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philosopher's fancy of transferred souls offered something like an explanation of the likeness between beast and man. This comes more clearly into view among the more civilized races who have worked out the idea of transmigration into ethical schemes of retribution, where the appropriateness of the creatures chosen is almost as manifest to the modern critic as it could have been to the ancient believer. Perhaps the most graphic restoration of the state of mind in which the theological doctrine of metempsychosis was worked out in long-past ages, may be found in the writings of a modern theologian whose spiritualism often follows to the extreme the intellectual tracks of the lower races. In the spiritual world, says Emanuel Swedenborg, such persons as have opened themselves for the admission of the devil and acquired the nature of beasts, becoming foxes in cunning, &c., appear also at a distance in the proper shape of such beasts as they represent in disposition. Lastly, one of the most notable points about the theory of transmigration is its close bearing upon a thought which lies very deep in the history of philosophy, the development-theory of organic life in successive stages. An elevation from the vegetable to the lower animal life, and thence onward through the higher animals to man, to say nothing of superhuman beings, does not here require even a succession of distinct individuals, but is brought by the theory of metempsychosis within the compass of the successive vegetable and animal lives of a single being.
Here a few words may be said on a subject which cannot be left out of sight, connecting as it does the two great branches of the doctrine of future existence, but which it is difficult to handle in definite terms, and much more to trace historically by comparing the views of lower and higher races. This is the doctrine of a bodily renewal or
Swedenborg, "The True Christian Religion,' 13. Compare the notion attributed to the followers of Basilides the Gnostic, of men whose souls are affected by spirits or dispositions as of wolf, ape, lion, or bear, wherefore their souls bear the properties of these, and imitate their deeds (Clem. Alex. Stromat. ii. c. 20).
resurrection. To the philosophy of the lower races it is by no means necessary that the surviving soul should be provided with a new body, for it seems itself to be of a filmy or vaporous corporeal nature, capable of carrying on an independent existence like other corporeal creatures. Savage descriptions of the next world are often such absolute copies of this, that it is scarcely possible to say whether the dead are or are not thought of as having bodies like the living; and a few pieces of evidence of this class are hardly enough to prove the lower races to hold original and distinct doctrines of corporeal resurrection. Again, attention must be given to the practice, so common among low and high races, of preserving relics of the dead, from mere morsels of bone up to whole mummified bodies. It is well known that the departed soul is often thought apt to revisit the remains of the body, as is seen in the wellknown pictures of the Egyptian funeral ritual. But the preservation of these remains, even where it thus involves a permanent connexion between body and soul, does not necessarily approach more closely to a bodily resurrection.” In discussing the closely allied doctrine of metempsychosis, I have described the theory of the soul's transmigration into a new human body as asserting in fact an earthly resurrection. From the same point of view, a bodily resurrection in Heaven or Hades is technically a transmigration of the soul. This is plain among the higher races, in whose religion these doctrines take at once clearer definition and more practical import. There are some distinct mentions of bodily resurrection in the Rig Veda: the dead is spoken of as glorified, putting on his body (tanu); and it is even promised that the pious man shall be born in the next world with his entire body (sarvatanû). In Brahminism and Buddhism, the re-births of souls in bodies to inhabit heavens and hells are simply included as particular cases of transmigration. The doctrine of the resurrection appears far back in the religion of Persia, and is thence supposed to have passed into late Jewish belief. In early Christianity, the conception of bodily resurrection is developed with especial strength and fulness in the Pauline doctrine. For an explicit interpretation of this doctrine, such as commended itself to the minds of later theologians, it is instructive to cite the remarkable passage of Origen, where he speaks of 'corporeal matter, of which matter, in whatever quality placed, the soul always has use, now indeed carnal, but afterwards indeed subtler and purer, which is called spiritual.'?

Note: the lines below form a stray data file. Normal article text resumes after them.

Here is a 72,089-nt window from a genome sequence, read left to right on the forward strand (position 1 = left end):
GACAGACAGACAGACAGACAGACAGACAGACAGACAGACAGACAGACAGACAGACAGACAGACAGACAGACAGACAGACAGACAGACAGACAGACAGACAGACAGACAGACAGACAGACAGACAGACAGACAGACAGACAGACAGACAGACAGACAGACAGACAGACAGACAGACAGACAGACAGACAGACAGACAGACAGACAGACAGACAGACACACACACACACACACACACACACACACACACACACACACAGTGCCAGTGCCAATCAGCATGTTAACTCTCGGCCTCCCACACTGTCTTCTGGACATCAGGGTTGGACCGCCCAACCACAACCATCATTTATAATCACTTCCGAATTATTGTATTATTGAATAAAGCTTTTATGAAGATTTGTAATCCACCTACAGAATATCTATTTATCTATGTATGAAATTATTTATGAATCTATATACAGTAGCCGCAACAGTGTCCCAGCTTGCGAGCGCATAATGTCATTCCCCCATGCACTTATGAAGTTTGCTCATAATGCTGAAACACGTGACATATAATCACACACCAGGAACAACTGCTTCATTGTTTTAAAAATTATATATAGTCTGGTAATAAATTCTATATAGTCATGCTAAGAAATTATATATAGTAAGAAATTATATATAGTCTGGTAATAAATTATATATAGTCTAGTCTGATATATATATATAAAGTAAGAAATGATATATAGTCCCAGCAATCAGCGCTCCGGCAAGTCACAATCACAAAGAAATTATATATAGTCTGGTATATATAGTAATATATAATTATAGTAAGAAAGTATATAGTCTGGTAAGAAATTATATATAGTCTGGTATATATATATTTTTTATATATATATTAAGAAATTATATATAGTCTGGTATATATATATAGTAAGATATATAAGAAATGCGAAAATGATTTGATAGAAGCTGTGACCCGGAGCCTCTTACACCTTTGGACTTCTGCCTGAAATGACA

i See J. G. Müller, ' Amer. Urrel.' p. 208 (Caribs); but compare Rochefort, p. 429. Steller, 'Kamtschatka,' p. 269 ; Castrén, ‘Finnische Mythologie,'
? For Egyptian evidence see the funeral papyri and translations of the ‘Book of the Dead.' Compare Brinton, 'Myths of New World,' p. 254, &c.